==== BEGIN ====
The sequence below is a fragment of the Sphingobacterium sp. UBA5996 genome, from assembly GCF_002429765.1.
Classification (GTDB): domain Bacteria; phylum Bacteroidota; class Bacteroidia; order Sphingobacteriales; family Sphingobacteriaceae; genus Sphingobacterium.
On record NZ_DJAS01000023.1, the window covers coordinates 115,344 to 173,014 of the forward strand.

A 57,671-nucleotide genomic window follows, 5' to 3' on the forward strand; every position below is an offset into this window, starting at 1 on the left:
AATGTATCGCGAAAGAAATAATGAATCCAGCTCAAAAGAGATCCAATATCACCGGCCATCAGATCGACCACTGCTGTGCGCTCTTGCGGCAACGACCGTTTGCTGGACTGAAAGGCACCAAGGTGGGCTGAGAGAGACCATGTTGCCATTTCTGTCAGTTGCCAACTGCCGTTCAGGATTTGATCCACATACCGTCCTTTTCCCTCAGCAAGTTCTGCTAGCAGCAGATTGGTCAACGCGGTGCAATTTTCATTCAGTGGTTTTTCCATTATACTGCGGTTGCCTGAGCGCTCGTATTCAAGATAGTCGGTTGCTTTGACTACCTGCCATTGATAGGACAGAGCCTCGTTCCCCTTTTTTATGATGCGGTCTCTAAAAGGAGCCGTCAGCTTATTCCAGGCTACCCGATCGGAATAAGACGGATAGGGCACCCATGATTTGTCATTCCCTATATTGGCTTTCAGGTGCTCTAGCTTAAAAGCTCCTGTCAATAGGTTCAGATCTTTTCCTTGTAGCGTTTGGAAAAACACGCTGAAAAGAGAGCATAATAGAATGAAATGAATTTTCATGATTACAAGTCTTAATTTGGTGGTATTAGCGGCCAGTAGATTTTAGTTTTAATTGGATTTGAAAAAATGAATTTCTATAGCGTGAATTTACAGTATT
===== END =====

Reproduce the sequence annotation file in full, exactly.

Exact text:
The sequence below is a fragment of the Sphingobacterium sp. UBA5996 genome, from assembly GCF_002429765.1.
Classification (GTDB): domain Bacteria; phylum Bacteroidota; class Bacteroidia; order Sphingobacteriales; family Sphingobacteriaceae; genus Sphingobacterium.
On record NZ_DJAS01000023.1, the window covers coordinates 115,344 to 173,014 of the forward strand.

A 57,671-nucleotide genomic window follows, 5' to 3' on the forward strand; every position below is an offset into this window, starting at 1 on the left:
AATGTATCGCGAAAGAAATAATGAATCCAGCTCAAAAGAGATCCAATATCACCGGCCATCAGATCGACCACTGCTGTGCGCTCTTGCGGCAACGACCGTTTGCTGGACTGAAAGGCACCAAGGTGGGCTGAGAGAGACCATGTTGCCATTTCTGTCAGTTGCCAACTGCCGTTCAGGATTTGATCCACATACCGTCCTTTTCCCTCAGCAAGTTCTGCTAGCAGCAGATTGGTCAACGCGGTGCAATTTTCATTCAGTGGTTTTTCCATTATACTGCGGTTGCCTGAGCGCTCGTATTCAAGATAGTCGGTTGCTTTGACTACCTGCCATTGATAGGACAGAGCCTCGTTCCCCTTTTTTATGATGCGGTCTCTAAAAGGAGCCGTCAGCTTATTCCAGGCTACCCGATCGGAATAAGACGGATAGGGCACCCATGATTTGTCATTCCCTATATTGGCTTTCAGGTGCTCTAGCTTAAAAGCTCCTGTCAATAGGTTCAGATCTTTTCCTTGTAGCGTTTGGAAAAACACGCTGAAAAGAGAGCATAATAGAATGAAATGAATTTTCATGATTACAAGTCTTAATTTGGTGGTATTAGCGGCCAGTAGATTTTAGTTTTAATTGGATTTGAAAAAATGAATTTCTATAGCGTGAATTTACAGTATT